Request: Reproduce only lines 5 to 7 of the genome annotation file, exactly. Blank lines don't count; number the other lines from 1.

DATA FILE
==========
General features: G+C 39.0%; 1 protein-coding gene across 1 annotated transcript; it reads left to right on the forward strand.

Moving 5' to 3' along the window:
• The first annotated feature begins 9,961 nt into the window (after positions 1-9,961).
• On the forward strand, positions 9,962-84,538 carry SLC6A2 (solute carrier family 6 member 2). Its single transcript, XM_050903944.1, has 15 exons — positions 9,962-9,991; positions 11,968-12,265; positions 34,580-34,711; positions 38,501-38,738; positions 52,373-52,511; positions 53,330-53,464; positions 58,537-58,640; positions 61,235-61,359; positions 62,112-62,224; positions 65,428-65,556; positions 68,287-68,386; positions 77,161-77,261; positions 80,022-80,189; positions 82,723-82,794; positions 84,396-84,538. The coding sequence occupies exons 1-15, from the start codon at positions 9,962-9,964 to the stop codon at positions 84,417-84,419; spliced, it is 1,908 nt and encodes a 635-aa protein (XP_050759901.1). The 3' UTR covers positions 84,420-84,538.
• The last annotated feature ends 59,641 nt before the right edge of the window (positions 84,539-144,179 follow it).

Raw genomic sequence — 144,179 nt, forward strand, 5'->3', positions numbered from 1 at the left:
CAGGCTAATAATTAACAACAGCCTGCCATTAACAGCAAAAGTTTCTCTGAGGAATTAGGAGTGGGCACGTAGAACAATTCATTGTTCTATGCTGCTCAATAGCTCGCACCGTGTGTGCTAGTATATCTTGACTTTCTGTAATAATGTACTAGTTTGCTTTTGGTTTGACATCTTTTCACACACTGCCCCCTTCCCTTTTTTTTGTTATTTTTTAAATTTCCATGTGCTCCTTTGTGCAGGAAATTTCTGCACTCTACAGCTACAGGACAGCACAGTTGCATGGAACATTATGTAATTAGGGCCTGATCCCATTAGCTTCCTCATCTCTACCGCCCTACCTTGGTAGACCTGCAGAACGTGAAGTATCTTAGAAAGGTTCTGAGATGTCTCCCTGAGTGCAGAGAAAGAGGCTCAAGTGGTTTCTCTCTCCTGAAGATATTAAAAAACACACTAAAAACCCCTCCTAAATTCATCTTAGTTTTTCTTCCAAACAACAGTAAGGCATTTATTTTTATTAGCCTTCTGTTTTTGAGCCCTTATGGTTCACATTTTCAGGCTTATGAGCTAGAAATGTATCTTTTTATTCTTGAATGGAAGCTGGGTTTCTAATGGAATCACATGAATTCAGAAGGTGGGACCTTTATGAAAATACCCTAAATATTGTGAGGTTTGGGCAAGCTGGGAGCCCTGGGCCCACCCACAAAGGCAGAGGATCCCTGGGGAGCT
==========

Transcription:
• The last annotated feature ends 59,641 nt before the right edge of the window (positions 84,539-144,179 follow it).

Raw genomic sequence — 144,179 nt, forward strand, 5'->3', positions numbered from 1 at the left:
CAGGCTAATAATTAACAACAGCCTGCCATTAACAGCAAAAGTTTCTCTGAGGAATTAGGAGTGGGCACGTAGAACAATTCATTGTTCTATGCTGCTCAATAGCTCGCACCGTGTGTGCTAGTATATCTTGACTTTCTGTAATAATGTACTAGTTTGCTTTTGGTTTGACATCTTTTCACACACTGCCCCCTTCCCTTTTTTTTGTTATTTTTTAAATTTCCATGTGCTCCTTTGTGCAGGAAATTTCTGCACTCTACAGCTACAGGACAGCACAGTTGCATGGAACATTATGTAATTAGGGCCTGATCCCATTAGCTTCCTCATCTCTACCGCCCTACCTTGGTAGACCTGCAGAACGTGAAGTATCTTAGAAAGGTTCTGAGATGTCTCCCTGAGTGCAGAGAAAGAGGCTCAAGTGGTTTCTCTCTCCTGAAGATATTAAAAAACACACTAAAAACCCCTCCTAAATTCATCTTAGTTTTTCTTCCAAACAACAGTAAGGCATTTATTTTTATTAGCCTTCTGTTTTTGAGCCCTTATGGTTCACATTTTCAGGCTTATGAGCTAGAAATGTATCTTTTTATTCTTGAATGGAAGCTGGGTTTCTAATGGAATCACATGAATTCAGAAGGTGGGACCTTTATGAAAATACCCTAAATATTGTGAGGTTTGGGCAAGCTGGGAGCCCTGGGCCCACCCACAAAGGCAGAGGATCCCTGGGGAGCT